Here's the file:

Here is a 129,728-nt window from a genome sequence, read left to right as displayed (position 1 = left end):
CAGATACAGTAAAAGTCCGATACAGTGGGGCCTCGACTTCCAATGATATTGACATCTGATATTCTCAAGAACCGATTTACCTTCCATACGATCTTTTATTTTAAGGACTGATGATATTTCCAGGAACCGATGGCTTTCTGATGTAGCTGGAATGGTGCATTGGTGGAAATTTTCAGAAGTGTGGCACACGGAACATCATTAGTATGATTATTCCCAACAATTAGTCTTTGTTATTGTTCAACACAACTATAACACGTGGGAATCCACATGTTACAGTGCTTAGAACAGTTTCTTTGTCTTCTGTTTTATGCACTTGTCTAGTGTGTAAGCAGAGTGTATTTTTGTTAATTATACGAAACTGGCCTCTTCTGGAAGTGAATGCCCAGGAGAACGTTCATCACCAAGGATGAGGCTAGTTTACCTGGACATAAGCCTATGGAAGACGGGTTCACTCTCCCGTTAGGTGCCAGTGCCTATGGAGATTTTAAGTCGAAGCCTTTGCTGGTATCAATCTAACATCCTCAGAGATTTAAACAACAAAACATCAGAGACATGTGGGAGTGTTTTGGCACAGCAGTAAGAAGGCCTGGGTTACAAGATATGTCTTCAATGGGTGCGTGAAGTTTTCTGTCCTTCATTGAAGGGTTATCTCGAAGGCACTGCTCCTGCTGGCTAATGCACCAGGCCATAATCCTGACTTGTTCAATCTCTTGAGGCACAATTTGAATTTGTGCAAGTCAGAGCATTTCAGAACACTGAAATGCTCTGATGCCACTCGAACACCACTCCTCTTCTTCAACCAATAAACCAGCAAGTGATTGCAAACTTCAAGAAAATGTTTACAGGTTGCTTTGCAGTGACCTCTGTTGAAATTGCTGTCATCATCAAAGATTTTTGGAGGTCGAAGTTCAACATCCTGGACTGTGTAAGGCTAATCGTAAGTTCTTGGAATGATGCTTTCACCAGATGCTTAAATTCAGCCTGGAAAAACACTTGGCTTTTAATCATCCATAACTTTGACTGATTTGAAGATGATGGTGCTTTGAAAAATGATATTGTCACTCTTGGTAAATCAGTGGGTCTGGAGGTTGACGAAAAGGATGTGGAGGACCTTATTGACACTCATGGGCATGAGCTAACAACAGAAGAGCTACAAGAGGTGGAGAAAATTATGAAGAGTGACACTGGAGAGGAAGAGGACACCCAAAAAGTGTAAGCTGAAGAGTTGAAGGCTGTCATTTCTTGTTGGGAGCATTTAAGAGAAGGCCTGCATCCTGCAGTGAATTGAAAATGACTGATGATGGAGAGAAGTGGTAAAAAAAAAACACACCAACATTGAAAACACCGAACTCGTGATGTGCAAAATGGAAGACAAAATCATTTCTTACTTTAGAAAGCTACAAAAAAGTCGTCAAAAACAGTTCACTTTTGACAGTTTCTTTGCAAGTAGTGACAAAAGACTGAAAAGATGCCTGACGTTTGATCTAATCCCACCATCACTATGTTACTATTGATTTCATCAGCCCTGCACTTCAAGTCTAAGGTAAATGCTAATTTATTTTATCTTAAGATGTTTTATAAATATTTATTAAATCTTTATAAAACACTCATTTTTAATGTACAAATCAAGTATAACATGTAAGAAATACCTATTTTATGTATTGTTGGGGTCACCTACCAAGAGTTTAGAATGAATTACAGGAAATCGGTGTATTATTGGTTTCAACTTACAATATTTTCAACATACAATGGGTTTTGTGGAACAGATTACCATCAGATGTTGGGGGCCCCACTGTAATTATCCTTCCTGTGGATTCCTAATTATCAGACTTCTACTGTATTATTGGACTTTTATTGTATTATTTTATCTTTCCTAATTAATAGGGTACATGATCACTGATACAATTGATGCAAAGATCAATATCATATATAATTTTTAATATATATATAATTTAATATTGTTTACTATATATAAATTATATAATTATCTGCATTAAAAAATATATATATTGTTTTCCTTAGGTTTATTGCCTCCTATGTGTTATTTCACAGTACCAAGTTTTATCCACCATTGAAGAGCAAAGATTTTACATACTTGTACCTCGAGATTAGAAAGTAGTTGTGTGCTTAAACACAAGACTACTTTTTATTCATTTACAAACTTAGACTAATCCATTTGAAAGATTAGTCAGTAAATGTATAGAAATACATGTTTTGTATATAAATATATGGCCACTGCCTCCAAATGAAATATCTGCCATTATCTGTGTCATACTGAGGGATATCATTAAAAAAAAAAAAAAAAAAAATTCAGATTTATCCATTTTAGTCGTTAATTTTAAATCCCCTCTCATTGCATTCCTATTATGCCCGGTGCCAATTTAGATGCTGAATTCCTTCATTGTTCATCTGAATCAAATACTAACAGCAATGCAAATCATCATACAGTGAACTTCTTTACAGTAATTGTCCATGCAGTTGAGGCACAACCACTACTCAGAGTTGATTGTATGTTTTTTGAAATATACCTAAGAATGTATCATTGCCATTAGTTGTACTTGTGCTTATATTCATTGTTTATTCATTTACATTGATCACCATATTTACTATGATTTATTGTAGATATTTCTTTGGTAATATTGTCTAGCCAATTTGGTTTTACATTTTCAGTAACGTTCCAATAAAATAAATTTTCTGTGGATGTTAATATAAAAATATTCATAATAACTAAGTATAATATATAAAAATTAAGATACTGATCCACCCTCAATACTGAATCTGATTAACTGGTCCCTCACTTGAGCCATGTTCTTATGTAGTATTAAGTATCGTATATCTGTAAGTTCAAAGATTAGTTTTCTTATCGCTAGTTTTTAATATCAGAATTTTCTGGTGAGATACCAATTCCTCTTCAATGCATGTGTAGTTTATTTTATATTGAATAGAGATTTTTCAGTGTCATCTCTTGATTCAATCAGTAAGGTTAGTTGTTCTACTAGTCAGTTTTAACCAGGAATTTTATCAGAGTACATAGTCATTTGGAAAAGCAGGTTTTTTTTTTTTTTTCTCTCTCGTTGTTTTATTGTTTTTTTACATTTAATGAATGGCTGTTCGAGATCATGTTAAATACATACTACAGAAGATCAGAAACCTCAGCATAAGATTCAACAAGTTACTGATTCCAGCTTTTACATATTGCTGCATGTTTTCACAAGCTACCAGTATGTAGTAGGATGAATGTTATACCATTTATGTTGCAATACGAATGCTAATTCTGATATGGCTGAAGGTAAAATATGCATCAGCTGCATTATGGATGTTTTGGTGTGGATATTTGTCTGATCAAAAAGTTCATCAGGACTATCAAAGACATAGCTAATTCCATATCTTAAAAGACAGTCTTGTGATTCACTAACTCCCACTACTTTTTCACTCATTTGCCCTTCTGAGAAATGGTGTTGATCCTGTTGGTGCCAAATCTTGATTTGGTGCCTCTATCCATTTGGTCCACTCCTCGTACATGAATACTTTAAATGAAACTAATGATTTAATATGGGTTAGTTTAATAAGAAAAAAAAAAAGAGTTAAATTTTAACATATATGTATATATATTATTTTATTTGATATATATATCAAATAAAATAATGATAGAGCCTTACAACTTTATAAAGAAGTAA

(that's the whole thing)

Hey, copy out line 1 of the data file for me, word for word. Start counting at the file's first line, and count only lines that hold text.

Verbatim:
Here is a 129,728-nt window from a genome sequence, read left to right as displayed (position 1 = left end):